tenBoma’s Fight Against Poaching

tenBoma’s Fight Against Poaching

04_01_16_tenboma1_4 Geospatial intelligence being used in the field

The American Geographical Society (AGS) announced its endorsement of tenBoma, a counter-poaching initiative, developed by the International Fund for Animal Welfare (IFAW) in partnership with the Kenya Wildlife Service (KWS) in December of 2015. In March 2016, AGS and The United States Geospatial Intelligence Foundation (USGIF), with sponsorship from IFAW, hosted the Congressional Forum “Criminal Nature: The Global Security Implications of Illegal Wildlife Trade” in Washington D.C. This forum brought together groups from the public, private and NGO sectors to meet and share methods on how to use geographic thinking, geo-spatial technologies and data to combat and dismantle wildlife trafficking organizations that help finance terrorism. Now, thanks to the first in a series of reports from IFAW’s tenBoma team in Kenya, we get a glimpse into the hard work the men and women in the field are doing to fight and defend wildlife.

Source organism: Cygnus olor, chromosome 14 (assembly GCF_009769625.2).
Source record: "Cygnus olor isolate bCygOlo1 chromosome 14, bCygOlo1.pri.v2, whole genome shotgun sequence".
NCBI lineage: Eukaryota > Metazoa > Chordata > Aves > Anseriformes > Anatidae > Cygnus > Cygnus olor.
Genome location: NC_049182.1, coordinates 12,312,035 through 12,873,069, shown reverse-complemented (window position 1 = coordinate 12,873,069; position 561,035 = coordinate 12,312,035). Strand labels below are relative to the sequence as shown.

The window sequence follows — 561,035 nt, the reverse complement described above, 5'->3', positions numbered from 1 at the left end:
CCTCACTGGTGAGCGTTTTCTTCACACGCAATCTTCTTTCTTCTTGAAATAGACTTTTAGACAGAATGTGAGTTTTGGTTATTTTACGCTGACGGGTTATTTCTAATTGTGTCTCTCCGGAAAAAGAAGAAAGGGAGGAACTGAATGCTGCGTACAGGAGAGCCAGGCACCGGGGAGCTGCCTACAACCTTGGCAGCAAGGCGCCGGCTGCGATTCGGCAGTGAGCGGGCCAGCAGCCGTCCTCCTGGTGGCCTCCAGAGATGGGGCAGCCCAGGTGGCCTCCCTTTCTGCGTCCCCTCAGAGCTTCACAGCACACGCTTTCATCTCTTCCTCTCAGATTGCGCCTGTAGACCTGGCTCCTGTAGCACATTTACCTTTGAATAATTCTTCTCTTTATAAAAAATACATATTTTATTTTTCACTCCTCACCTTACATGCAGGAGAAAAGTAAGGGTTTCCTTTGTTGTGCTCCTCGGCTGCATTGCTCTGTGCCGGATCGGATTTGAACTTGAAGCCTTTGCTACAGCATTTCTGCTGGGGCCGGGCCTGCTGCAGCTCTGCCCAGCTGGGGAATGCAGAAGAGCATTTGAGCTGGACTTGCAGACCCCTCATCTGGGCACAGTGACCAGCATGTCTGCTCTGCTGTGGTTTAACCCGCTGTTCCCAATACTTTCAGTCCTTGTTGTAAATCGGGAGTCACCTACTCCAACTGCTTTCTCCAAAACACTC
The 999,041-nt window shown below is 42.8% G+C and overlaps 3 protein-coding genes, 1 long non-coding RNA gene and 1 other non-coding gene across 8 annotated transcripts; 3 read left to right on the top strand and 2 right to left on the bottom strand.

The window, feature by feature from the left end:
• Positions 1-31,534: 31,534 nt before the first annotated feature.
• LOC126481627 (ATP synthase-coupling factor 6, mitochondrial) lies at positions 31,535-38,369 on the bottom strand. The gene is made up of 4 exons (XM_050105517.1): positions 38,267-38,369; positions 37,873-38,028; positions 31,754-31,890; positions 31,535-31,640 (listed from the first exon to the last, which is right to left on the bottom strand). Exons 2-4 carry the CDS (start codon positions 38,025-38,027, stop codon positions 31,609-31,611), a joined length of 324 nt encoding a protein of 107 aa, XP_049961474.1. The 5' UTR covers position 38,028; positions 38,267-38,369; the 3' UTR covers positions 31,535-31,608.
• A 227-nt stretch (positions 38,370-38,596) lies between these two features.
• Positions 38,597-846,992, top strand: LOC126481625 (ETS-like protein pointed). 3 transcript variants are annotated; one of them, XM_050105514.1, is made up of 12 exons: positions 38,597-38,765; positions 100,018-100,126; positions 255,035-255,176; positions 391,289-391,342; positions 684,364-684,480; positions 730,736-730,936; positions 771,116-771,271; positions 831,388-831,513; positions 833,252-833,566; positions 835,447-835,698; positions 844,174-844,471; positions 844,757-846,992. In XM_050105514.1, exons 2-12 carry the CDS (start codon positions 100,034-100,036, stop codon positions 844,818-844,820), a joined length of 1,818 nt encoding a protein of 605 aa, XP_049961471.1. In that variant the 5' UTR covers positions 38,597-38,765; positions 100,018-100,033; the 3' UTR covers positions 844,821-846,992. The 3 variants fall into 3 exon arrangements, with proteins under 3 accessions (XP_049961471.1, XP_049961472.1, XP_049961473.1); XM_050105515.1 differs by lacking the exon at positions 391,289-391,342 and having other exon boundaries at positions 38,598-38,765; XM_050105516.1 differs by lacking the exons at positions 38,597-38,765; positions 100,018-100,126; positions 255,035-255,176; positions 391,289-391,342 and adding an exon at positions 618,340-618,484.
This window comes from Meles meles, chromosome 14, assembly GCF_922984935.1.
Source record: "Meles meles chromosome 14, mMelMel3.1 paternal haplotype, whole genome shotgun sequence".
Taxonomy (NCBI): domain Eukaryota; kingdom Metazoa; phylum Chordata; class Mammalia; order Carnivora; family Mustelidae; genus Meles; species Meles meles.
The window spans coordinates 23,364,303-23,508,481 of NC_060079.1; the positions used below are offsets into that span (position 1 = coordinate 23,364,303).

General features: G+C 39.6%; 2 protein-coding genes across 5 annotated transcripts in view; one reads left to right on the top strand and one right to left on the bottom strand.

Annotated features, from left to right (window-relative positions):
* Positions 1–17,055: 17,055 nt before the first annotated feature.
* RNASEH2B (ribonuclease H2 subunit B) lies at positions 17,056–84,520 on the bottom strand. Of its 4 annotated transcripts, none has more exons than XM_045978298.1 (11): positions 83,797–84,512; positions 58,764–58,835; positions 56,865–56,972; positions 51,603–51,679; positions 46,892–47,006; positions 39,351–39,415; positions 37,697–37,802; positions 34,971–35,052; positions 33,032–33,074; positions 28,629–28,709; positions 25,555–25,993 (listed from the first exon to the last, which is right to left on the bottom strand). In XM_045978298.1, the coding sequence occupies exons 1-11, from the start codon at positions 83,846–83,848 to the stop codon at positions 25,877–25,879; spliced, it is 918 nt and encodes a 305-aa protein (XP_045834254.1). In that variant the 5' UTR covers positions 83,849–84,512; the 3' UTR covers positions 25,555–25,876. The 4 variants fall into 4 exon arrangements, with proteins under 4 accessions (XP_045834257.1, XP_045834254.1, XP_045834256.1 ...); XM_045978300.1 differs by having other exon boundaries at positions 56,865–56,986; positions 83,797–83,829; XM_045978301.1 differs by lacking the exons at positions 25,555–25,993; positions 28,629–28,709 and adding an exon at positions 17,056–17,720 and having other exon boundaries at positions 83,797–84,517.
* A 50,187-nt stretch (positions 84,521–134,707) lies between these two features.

The premise of tenBoma is to develop a counter-wildlife crime intelligence fusion center that can join community anti-poaching tips and efforts with high-tech data analysis and enhanced national security operations to stop poachers before they strike. In Kenya, IFAW, KWS, Fulcrum which uses geospatial technology to collect forms and field data using custom smartphone apps, along with Agile Analytics Group, who provides geospatial support and training, the tenBoma initiative has taken the best practices and processes to develop an effective counterinsurgency operation to fight against these criminal poaching networks. The team using geospatial intelligence, simple maps with activity and data overlays allows information to be readily available at a glance. These reports are starting to link the ‘who, what, when, where’ of poaching related activities on a map instead of just listing items on a non-correlated spreadsheet, allowing information to be processed much more rapidly in order to drive a more predictive response to wildlife crime.

To read more on how geospatial intelligence is helping tenBoma to combat poaching click here.

 

 

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